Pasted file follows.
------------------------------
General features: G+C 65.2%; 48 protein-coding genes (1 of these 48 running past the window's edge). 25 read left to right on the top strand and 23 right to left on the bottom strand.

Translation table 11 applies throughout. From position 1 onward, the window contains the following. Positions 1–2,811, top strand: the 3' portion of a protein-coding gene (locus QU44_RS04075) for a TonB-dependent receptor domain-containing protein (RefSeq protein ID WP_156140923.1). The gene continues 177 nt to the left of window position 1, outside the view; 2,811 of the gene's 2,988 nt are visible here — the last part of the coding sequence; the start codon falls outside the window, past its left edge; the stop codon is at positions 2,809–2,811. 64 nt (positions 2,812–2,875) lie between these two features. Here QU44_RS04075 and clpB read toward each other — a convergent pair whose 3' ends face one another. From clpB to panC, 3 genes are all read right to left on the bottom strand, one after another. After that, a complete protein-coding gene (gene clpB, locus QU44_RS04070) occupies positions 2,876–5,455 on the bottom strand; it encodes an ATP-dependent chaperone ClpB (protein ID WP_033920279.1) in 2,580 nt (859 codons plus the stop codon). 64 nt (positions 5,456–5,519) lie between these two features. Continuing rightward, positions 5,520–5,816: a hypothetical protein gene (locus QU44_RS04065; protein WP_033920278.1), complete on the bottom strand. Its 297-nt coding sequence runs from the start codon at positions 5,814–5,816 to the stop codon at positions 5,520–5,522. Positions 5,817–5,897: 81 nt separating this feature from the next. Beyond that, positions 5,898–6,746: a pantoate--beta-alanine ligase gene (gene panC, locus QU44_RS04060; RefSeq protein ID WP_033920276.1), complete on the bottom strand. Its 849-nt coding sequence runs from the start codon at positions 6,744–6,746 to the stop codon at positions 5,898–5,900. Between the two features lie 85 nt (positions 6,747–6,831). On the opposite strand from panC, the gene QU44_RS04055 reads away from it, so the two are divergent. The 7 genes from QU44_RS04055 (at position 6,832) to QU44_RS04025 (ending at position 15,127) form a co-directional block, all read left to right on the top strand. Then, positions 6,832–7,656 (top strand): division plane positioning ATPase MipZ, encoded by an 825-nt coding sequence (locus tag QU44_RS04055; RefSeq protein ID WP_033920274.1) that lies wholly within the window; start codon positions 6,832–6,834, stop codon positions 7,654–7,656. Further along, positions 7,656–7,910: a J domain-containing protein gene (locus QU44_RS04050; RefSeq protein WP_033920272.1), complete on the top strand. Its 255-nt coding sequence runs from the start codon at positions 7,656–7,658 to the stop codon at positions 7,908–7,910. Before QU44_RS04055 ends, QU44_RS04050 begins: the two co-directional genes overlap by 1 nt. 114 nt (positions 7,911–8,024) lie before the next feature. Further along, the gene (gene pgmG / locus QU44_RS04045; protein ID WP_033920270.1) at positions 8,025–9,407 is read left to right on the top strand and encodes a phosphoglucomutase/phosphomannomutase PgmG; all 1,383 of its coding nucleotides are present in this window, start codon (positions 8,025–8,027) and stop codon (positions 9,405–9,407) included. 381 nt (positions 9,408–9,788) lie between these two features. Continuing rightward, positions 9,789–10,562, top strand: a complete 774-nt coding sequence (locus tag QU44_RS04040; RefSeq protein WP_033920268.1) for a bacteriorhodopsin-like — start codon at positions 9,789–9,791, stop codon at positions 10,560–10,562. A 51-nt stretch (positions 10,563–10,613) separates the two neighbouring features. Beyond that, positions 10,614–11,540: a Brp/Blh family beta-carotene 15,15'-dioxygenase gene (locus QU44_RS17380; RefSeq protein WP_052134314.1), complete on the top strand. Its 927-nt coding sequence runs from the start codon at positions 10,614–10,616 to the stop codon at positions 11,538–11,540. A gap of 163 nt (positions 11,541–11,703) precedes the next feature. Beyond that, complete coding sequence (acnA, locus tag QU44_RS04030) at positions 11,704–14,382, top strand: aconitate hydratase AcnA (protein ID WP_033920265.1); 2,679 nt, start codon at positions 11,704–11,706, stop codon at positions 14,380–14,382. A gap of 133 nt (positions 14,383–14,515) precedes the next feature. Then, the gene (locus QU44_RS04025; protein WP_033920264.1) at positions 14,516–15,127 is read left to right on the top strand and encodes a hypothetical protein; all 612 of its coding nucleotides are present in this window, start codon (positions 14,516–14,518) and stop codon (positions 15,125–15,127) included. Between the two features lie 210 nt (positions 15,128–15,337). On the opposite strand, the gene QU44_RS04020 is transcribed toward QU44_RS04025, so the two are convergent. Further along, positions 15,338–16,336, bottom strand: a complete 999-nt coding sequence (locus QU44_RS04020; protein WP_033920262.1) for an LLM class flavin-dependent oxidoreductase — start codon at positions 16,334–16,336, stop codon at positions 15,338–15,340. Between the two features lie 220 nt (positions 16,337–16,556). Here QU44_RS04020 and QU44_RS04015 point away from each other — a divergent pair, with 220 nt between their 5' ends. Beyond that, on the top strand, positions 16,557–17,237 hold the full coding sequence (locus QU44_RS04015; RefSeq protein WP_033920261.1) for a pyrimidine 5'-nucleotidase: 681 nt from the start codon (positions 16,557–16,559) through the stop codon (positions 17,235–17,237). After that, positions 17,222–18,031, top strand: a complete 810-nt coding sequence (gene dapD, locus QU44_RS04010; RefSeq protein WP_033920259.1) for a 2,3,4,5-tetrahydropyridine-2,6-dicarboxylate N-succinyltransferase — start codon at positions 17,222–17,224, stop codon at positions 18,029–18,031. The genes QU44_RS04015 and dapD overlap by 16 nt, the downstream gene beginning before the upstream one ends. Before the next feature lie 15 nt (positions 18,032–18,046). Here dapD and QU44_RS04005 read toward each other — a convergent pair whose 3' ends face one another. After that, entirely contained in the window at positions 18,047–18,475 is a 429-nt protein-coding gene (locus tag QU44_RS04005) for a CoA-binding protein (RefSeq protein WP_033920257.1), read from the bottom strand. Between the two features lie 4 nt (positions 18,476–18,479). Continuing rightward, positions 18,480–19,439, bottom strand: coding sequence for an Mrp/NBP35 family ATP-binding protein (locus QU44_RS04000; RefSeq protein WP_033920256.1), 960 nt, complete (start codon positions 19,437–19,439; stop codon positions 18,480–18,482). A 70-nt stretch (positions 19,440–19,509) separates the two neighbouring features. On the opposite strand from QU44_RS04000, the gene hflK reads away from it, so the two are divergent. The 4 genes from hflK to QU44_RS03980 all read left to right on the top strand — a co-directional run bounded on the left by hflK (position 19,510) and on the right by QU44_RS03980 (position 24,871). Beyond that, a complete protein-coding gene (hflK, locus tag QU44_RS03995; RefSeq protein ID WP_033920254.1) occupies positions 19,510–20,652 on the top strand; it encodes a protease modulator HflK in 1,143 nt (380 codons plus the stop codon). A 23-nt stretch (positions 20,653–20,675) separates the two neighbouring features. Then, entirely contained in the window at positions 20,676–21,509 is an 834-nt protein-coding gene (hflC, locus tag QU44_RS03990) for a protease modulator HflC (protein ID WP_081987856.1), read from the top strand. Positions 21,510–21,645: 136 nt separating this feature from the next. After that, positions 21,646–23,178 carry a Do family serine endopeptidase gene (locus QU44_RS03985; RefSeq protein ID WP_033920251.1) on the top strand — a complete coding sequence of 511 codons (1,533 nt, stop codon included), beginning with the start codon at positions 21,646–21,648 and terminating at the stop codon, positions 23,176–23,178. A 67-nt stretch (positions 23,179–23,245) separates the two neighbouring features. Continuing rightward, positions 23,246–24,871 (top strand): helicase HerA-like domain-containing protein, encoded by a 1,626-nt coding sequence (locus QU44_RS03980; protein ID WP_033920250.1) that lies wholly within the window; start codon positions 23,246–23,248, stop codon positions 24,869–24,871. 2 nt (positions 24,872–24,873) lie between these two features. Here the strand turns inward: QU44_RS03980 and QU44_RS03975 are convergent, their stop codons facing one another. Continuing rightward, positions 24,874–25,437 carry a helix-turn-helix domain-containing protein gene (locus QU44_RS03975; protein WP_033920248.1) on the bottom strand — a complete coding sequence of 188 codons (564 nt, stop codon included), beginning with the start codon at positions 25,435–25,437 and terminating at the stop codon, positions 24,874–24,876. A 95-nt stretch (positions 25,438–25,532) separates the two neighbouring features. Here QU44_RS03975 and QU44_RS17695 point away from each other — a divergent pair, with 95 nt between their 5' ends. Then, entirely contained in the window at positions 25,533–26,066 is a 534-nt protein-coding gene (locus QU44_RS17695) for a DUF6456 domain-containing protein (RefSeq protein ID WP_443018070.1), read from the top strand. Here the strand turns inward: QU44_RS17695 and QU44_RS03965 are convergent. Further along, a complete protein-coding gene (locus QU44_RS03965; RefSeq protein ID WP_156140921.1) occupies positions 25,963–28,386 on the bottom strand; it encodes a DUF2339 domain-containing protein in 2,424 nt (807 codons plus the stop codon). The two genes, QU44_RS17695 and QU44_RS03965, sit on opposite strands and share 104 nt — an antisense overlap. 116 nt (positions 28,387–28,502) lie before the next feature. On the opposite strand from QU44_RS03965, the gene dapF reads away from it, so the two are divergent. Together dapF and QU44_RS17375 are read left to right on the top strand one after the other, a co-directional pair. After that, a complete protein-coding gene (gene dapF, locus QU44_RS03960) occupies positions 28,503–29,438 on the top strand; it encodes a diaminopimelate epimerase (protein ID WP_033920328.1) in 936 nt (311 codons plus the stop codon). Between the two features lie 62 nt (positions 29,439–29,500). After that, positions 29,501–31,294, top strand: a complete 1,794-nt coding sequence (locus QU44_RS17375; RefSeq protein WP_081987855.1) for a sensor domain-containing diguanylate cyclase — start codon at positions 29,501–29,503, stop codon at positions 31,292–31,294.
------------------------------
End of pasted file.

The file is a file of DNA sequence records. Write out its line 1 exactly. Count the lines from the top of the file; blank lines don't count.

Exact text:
General features: G+C 65.2%; 48 protein-coding genes (1 of these 48 running past the window's edge). 25 read left to right on the top strand and 23 right to left on the bottom strand.